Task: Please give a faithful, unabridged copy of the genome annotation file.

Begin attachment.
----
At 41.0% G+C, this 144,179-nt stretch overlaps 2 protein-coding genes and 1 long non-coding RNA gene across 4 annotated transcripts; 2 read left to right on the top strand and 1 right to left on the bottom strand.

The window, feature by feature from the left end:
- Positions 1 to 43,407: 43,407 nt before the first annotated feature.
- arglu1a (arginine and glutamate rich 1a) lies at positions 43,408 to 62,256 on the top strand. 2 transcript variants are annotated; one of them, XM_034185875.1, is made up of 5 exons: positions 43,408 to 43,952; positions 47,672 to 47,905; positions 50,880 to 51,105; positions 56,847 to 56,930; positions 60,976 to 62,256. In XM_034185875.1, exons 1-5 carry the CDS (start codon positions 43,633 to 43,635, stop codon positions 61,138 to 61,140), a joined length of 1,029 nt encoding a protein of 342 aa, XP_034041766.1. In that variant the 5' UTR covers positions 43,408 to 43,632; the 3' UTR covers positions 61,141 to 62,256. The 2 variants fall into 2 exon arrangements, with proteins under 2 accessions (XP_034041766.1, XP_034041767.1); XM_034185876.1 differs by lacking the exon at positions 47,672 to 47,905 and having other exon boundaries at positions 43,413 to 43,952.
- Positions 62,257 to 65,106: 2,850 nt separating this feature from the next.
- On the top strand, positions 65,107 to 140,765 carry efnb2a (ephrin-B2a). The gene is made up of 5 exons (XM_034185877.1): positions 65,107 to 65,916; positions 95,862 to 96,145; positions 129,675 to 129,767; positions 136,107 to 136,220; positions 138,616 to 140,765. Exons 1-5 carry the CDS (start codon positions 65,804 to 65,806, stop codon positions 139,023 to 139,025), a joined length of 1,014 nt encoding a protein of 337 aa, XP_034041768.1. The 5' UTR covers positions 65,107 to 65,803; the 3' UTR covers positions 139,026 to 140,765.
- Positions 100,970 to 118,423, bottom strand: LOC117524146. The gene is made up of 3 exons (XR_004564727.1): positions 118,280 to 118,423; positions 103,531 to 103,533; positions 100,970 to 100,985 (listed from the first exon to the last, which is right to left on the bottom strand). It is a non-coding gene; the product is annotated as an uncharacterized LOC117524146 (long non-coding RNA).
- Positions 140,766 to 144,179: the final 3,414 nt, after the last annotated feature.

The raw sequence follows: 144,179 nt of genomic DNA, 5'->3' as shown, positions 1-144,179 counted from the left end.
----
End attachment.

At 41.0% G+C, this 144,179-nt stretch overlaps 2 protein-coding genes and 1 long non-coding RNA gene across 4 annotated transcripts; 2 read left to right on the top strand and 1 right to left on the bottom strand.

The window, feature by feature from the left end:
- Positions 1 to 43,407: 43,407 nt before the first annotated feature.
- arglu1a (arginine and glutamate rich 1a) lies at positions 43,408 to 62,256 on the top strand. 2 transcript variants are annotated; one of them, XM_034185875.1, is made up of 5 exons: positions 43,408 to 43,952; positions 47,672 to 47,905; positions 50,880 to 51,105; positions 56,847 to 56,930; positions 60,976 to 62,256. In XM_034185875.1, exons 1-5 carry the CDS (start codon positions 43,633 to 43,635, stop codon positions 61,138 to 61,140), a joined length of 1,029 nt encoding a protein of 342 aa, XP_034041766.1. In that variant the 5' UTR covers positions 43,408 to 43,632; the 3' UTR covers positions 61,141 to 62,256. The 2 variants fall into 2 exon arrangements, with proteins under 2 accessions (XP_034041766.1, XP_034041767.1); XM_034185876.1 differs by lacking the exon at positions 47,672 to 47,905 and having other exon boundaries at positions 43,413 to 43,952.
- Positions 62,257 to 65,106: 2,850 nt separating this feature from the next.
- On the top strand, positions 65,107 to 140,765 carry efnb2a (ephrin-B2a). The gene is made up of 5 exons (XM_034185877.1): positions 65,107 to 65,916; positions 95,862 to 96,145; positions 129,675 to 129,767; positions 136,107 to 136,220; positions 138,616 to 140,765. Exons 1-5 carry the CDS (start codon positions 65,804 to 65,806, stop codon positions 139,023 to 139,025), a joined length of 1,014 nt encoding a protein of 337 aa, XP_034041768.1. The 5' UTR covers positions 65,107 to 65,803; the 3' UTR covers positions 139,026 to 140,765.
- Positions 100,970 to 118,423, bottom strand: LOC117524146. The gene is made up of 3 exons (XR_004564727.1): positions 118,280 to 118,423; positions 103,531 to 103,533; positions 100,970 to 100,985 (listed from the first exon to the last, which is right to left on the bottom strand). It is a non-coding gene; the product is annotated as an uncharacterized LOC117524146 (long non-coding RNA).
- Positions 140,766 to 144,179: the final 3,414 nt, after the last annotated feature.

The raw sequence follows: 144,179 nt of genomic DNA, 5'->3' as shown, positions 1-144,179 counted from the left end.